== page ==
Emma Murphy

Much of my understanding of the issues facing Aboriginal Australians comes from my experience of living and working with Aboriginal people who still speak their own languages at home and live largely on their own land or on communities close to their traditional lands. It’s important to remember that these populations are a minority among Aboriginal and Torres Strait Islander people today. So at one level, my focus may seem largely irrelevant to the situations and struggles of the vast majority of Aboriginal people.
About a dozen refugee supporters gathered at the fence of the Darwin Airport Lodge on September 8. The protest, organised by the Darwin Asylum Seeker Support and Advocacy Network (DASSAN), was organised in response to some refugees in the detention centre — including children — recently being told they will soon be sent to Nauru for processing. The federal Labor government locks up asylum-seeking women, families and unaccompanied children in the Darwin Airport Lodge.
Aboriginal voters in remote Northern Territory put themselves decisively onto the political agenda in the August 25 territory election. As other commentators have noted, it was probably the first time in Australia’s history when this otherwise marginalised section of the population decided an election. For only the second time in its short voting history, the NT changed its ruling party. After 11 years of Labor, voters in remote and rural areas opted for change, and voted for minor parties, independents and the Country Liberal Party (CLP) in very significant numbers.
Up to 200 Bagot community residents and supporters rallied outside Country-Liberal Party MLA Dave Tollner’s office on August 16, angry over his plans to “normalise” their home. Bagot was a reserve established in 1938 and included a residential facility for Stolen Generations children.
I have mixed feelings each time I see a “Close the Gap” bumper sticker. The number of Australians supporting the health equity campaign, expressing outrage on the appalling gap in life expectancy between Aboriginal and non-Aboriginal Australians — and demanding government action — is certainly heartening. The fact that the government appears committed to the same goals, through its similarly named "Closing the Gap" initiative feels like it should be cause for celebration.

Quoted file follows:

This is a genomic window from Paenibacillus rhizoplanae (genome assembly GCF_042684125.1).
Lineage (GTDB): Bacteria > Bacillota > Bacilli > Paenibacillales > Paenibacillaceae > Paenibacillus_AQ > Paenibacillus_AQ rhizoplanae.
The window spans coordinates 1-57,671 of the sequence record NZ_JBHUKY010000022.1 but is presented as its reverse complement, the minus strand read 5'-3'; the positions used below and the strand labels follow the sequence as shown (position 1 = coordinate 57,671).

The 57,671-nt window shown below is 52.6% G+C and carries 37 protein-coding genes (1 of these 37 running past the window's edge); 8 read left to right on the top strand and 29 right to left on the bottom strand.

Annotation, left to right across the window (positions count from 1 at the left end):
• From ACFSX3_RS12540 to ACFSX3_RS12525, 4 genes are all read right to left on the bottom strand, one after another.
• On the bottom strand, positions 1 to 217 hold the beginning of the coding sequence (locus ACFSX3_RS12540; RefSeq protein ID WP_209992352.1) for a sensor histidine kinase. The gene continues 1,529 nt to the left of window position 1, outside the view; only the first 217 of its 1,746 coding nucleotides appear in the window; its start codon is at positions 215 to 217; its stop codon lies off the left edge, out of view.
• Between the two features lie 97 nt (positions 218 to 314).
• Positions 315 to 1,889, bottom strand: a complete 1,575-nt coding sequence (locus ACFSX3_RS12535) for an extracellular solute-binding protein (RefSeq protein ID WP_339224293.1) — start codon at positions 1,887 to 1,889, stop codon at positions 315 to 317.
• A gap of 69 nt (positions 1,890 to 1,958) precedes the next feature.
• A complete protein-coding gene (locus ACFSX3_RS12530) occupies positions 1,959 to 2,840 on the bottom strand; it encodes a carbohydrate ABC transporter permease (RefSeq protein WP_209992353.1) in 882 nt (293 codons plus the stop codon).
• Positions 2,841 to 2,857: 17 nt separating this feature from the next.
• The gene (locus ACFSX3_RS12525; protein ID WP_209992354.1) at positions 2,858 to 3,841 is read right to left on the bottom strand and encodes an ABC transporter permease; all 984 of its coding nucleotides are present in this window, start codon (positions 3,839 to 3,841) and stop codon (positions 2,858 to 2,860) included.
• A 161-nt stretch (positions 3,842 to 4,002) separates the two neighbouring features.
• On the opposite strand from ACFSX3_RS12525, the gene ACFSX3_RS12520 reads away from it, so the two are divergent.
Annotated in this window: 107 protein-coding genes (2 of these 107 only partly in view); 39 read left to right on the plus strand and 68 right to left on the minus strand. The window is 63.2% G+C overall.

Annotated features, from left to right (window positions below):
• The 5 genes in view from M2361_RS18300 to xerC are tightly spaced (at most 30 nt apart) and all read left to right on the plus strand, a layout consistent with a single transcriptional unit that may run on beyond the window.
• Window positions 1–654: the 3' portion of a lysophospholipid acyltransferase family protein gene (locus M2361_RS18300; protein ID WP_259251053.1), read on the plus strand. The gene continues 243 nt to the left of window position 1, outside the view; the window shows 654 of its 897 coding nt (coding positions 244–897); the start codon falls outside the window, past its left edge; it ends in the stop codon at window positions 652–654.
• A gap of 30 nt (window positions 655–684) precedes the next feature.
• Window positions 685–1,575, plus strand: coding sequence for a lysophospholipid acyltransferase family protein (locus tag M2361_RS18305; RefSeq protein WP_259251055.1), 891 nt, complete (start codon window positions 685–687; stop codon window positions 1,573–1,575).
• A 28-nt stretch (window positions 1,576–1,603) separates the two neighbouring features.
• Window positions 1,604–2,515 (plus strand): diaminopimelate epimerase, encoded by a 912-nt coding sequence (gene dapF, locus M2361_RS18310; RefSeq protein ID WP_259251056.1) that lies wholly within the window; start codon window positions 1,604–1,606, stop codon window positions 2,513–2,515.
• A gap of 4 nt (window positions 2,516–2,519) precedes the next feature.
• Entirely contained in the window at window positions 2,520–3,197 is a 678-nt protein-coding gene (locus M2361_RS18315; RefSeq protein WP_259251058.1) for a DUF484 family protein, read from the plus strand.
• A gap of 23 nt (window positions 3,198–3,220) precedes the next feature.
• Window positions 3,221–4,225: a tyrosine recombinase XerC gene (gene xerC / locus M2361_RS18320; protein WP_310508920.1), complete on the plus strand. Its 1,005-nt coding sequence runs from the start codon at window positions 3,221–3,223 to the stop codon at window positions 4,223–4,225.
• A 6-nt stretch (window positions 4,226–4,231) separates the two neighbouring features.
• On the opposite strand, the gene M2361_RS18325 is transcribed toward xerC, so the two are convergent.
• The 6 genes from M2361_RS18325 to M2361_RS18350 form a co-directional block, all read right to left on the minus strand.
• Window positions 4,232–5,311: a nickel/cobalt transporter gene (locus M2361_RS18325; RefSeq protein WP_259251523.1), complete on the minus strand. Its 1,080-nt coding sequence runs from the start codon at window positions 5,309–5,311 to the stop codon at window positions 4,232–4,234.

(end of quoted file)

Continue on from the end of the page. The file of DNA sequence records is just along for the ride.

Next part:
In the early hours of June 29, the Australian Senate passed legislation that is expected to entrench assimilation, disadvantage and racism for another decade in the Northern Territory. Aboriginal leaders across the NT declared a period of mourning after the new laws – called Stronger Futures – were passed as they reel from the decision, take stock and plan to up the ante in their fight against the latest neoliberal assault on their communities.
Twenty-seven -year-old Kwementyaye Briscoe died on January 5 while in police custody in Alice Springs, Northern Territory. Last week, the coronial inquest into his death began. A man who was taken into custody with Briscoe told the inquest he watched police drag him through the watch-house, ABC Online said on June 13. Other prisoners saw that Briscoe was bleeding from the head, and one man told the inquest he could hear him “groaning and gasping for air”.
The June 11 Sydney Morning Herald reported that people with disabilities in Australia are paying up to five times more for essential equipment than their overseas counterparts.
New legislation introduced by the federal Labor government will entrench many aspects of the Northern Territory Emergency Response, the NT intervention, for 10 years. The Senate Community Affairs References Committee released the findings of its inquiry into the Stronger Futures in the NT Bill and related legislation on March 13. It suggests some minor amendments, but leaves the substantive content of the bill unchallenged.
NT Consultation Report 2011 ― By Quotations Published by Concerned Australians 72 pages, hardcover, $15 www.concernedaustralians.com.au The latest Concerned Australians book, NT Consultation Report 2011 ― By Quotations, couldn’t have been released at a better time. The simple but powerful collection of quotes are selected from the federal government’s Stronger Futures consultations, conducted across the Northern Territory between June and August last year.

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